Road Trip Directions - The Nitty Gritty of Your Journey
Wherever you're heading on your drive, you'll need clear road trip
directions. That's not to say you can't take detours along the way or
change your route. But do bring along directions as your Plan A.
Here are some thoughts on how to approach the task:
- Use a clean sheet of paper. Sounds obvious, but too many
people reach for the nearest torn scrap or back of an envelope, and they
end up scribbling directions that will be impossible to decipher later
- Type everything out. No matter how neat your handwriting may be, type will be easier to read in the car.
- Better yet, use an online driving directions program.
There are tons of good, free services out there. They'll give you clear,
consistently formatted directions for your entire trip.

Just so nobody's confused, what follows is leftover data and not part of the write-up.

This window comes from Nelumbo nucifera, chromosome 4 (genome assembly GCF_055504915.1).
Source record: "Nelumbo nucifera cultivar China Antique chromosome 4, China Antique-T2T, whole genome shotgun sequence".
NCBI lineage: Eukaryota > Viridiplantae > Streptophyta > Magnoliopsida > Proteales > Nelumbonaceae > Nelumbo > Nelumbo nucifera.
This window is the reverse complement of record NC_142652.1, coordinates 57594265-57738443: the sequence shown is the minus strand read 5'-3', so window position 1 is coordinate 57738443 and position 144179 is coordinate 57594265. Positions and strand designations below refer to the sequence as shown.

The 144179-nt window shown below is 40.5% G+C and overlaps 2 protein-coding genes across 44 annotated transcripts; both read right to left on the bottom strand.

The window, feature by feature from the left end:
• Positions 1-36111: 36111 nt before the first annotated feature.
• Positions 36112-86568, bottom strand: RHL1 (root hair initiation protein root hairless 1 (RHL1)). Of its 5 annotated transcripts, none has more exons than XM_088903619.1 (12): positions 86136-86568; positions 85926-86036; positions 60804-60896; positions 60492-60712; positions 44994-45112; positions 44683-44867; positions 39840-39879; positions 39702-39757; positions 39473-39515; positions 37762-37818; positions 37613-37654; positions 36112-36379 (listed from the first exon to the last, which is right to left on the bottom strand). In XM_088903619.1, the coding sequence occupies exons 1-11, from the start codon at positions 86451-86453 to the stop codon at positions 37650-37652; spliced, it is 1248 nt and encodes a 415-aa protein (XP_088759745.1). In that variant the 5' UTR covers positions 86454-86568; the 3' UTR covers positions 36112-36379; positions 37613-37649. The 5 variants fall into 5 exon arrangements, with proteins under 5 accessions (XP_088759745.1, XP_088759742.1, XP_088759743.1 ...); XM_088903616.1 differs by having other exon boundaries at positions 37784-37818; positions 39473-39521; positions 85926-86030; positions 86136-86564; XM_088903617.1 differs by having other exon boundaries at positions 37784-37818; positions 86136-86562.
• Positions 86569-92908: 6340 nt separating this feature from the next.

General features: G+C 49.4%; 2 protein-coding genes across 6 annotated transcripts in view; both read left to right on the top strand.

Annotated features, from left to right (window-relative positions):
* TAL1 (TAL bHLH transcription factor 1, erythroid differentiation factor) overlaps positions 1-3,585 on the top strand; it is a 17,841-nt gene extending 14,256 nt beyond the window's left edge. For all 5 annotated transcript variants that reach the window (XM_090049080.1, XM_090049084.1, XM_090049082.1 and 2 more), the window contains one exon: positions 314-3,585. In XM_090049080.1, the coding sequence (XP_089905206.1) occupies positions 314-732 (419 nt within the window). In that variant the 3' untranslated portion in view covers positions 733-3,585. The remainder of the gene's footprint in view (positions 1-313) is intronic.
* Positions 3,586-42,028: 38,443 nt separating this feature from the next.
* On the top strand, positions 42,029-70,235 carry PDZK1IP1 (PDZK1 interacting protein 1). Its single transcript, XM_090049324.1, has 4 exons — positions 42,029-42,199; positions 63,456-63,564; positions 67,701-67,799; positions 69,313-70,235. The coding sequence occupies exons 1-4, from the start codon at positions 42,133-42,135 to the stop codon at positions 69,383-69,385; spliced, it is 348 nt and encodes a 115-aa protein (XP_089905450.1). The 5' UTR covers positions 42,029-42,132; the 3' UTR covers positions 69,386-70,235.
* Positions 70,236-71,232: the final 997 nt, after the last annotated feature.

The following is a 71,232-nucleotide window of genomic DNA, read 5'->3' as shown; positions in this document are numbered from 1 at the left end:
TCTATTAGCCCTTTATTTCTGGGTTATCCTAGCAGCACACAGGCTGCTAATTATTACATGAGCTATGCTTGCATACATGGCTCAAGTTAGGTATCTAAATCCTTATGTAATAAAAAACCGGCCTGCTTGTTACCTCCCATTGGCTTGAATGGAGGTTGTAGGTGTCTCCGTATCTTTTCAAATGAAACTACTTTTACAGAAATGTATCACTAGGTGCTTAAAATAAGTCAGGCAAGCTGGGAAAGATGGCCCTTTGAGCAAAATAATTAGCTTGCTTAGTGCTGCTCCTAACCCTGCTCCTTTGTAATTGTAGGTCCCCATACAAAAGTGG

- Review the directions carefully before you set out. It
can take a little while to get used to how a particular program explains
things. And the program may have sent you on a highway you didn't
expect - or a road may have changed its name since last time you drove
- Generate separate directions for side trips. In other
words, if you plan to end your second day of driving by arriving at your
hotel in Anytown, but then you plan to go out that evening and see an
attraction 10 miles away, generate directions from your hotel to the
attraction and back. Keep these side trips in a separate section of your
trip folder or binder.
We've used most of the online programs as well as good
old-fashioned maps. When we planned our 4,393-mile road trip, we printed
out pages from MapQuest, but we supplemented those with some notes from
an atlas and also brought along some maps from AAA.
You might want to
MapQuest Road Trip Planner
yourself, following our simple instructions.